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Ake Ødin By Ake Ødin Published on November 17, 2015

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In conversation with GD Penman, we consider the familiar tropes of popular scifi… and life. This week it’s…

Alien parasites taking over humans. How did they evolve? Ticks shouting “Today a sheep, tomorrow the universe” ?

Penman: better to picture it the other way around. “Ugh I am used to four lobed brains, these humans are so cramped”

Ødin: That would be the four lobed brain of an alien’s pet space dog after they let it out for a pee on Morlikon 9, presumably.

Penman: Genius parasites elevating species to sentience and letting them overthrow the ones who kept them as mere pets.

Ødin: I like that, but the whole parasite-genius relationship is hard to take. Parasites are nature’s slackers, surely?

Penman: All they have is their minds. No bodies to fall back on. The only way they can improve is intellectually.

Ødin: Or “just like, hang out bra and let the big thing do all the stuff, yeah”

Penman: The universe is full of really buff idiot species. Genius is a relative term. A chipmunk that can make fire is god of the chipmunks.

Ødin: Maybe, but the chipmunk’s fleas aren’t watching and plotting to take over, they’re just nibbling on dead skin and sniggering at Comedy Central. They’re stoners, basically.

Penman: We are talking about mind controlling parasites! Fleas are lazy bastards. Mind control is some heavy lifting!

Ødin: Fair point. But aren’t the mind controllers just doing it because they look too young/small to get served in the local off licence?

Penman: In nature, mind controllers are generally just tying to get their host killed in such a way that helps their mating cycle. So in a sense fulfilling the same role as a bottle of Buckfast Tonic Wine.

Ødin: Precisely. So motivated by a bottle of Bucky (possibly White Lightning) they take over another species, and do what? Get a kebab I suppose…

Penman: Step 1: Take over another species. Step 2: Get busy. Step 3: Take over another species. Brain slugs are sexual adventurers.

Ødin: I guess so, but can’t help wondering if that could end badly if the species they take over is hellbent on self-destruction through alcoholism or heart attacks from eating ethnic junk food. Or, for example, by taking over a species that’s polluting it’s own world so badly the climate is changing. Oddly reassuring, that… I mean, any self-respecting alien parasite would take a look at our carbon emissions and say “there goes the neighbourhood” and move on to a cleaner civilisation.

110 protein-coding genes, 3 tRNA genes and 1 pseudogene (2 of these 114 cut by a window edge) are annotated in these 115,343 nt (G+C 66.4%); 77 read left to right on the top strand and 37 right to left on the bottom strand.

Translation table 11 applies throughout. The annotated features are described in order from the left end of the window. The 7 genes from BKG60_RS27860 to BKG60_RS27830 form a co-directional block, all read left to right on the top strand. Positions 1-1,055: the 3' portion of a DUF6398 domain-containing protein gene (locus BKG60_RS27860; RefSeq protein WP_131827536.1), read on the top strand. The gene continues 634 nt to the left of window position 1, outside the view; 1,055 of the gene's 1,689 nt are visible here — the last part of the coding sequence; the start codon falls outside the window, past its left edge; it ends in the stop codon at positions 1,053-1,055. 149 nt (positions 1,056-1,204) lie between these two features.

Penman: Cerebral Worms arrive on a comet to save the world from the bloody stupid humans.

Ødin: Or perhaps engineered thusly by environmentally conscious mega-beings who don’t want to visit the smoggier parts of the galaxy in person. They send in the parasites, we go green, then they show up? Hmmm. All the same, parasites are never intellectually complex. Complex life-cycles, but compared to creatures with brains, pretty dull.

Penman: Well vertebrate mammals don’t tend to be all that impressive as far as smarts go… yet here you are talking to me.

Ødin: You’re one of my favourite vertebrates, but is that me talking or just the Goa’uld in my brain stem? (I can’t believe I used the ‘G-U’ word. As in the Fawlty Towers show for alien parasites “don’t mention the Stargate SG1”)

Penman: Weird that my go-to for mind control parasites are actually the Yeerks from Animorphs. Then back to Khan’s ear worms.

Ødin: Not sure the Tau Ceti eel (see what I geek I am?) counts, it doesn’t control you… just makes you suggestible. It’s the tree hugging hippie of mind control parasites.

Tau Ceti Eel 1: “Let’s control this guy with the terrible fake Russian accent”

Tau Ceti Eel 2: “Oh Clive, you’re such a stress head. How about we just give him some pointers on doing what Ricardo Montalban says?”

Which is my point. I mean, how did that parasite behaviour evolve? “Hey man, we can’t control people but we make people easy to order about” Brain slug fail.

Penman: Side effect/GM Eel. Or it was from a planet of very strong willed creature that couldn’t compromise. Saved them from extinction.

Ødin: Maybe their the civil servants of the mind controlling parasite world. They just like organising stuff for people. (NOT THEIR, “they’re”. Autocorrect made me write that… wait a moment… mind control parasites, autocorrect? Coincidence? Or “coin cider nonce” as my autocorrect says.)

Penman: The alien parasites don’t need to control your brain, they have your phone. Just need to switch around a few words and reshuffle your schedule and their plans for world domination come to fruition!

Ødin: I asked Siri about that, and she said “Move along, Ake, nothing to see here.”

Penman: There is a lot of trouble with parasites crossing over species barriers. Either our aliens parasite friends are super adaptable and capable of surviving in wildly different environments or they come from a planet with very human brain like conditions. That might explain why they are interested in our little bit of galactic real estate, their only choices are inside human brains or back home on the briny spinal fluid planet with their parents.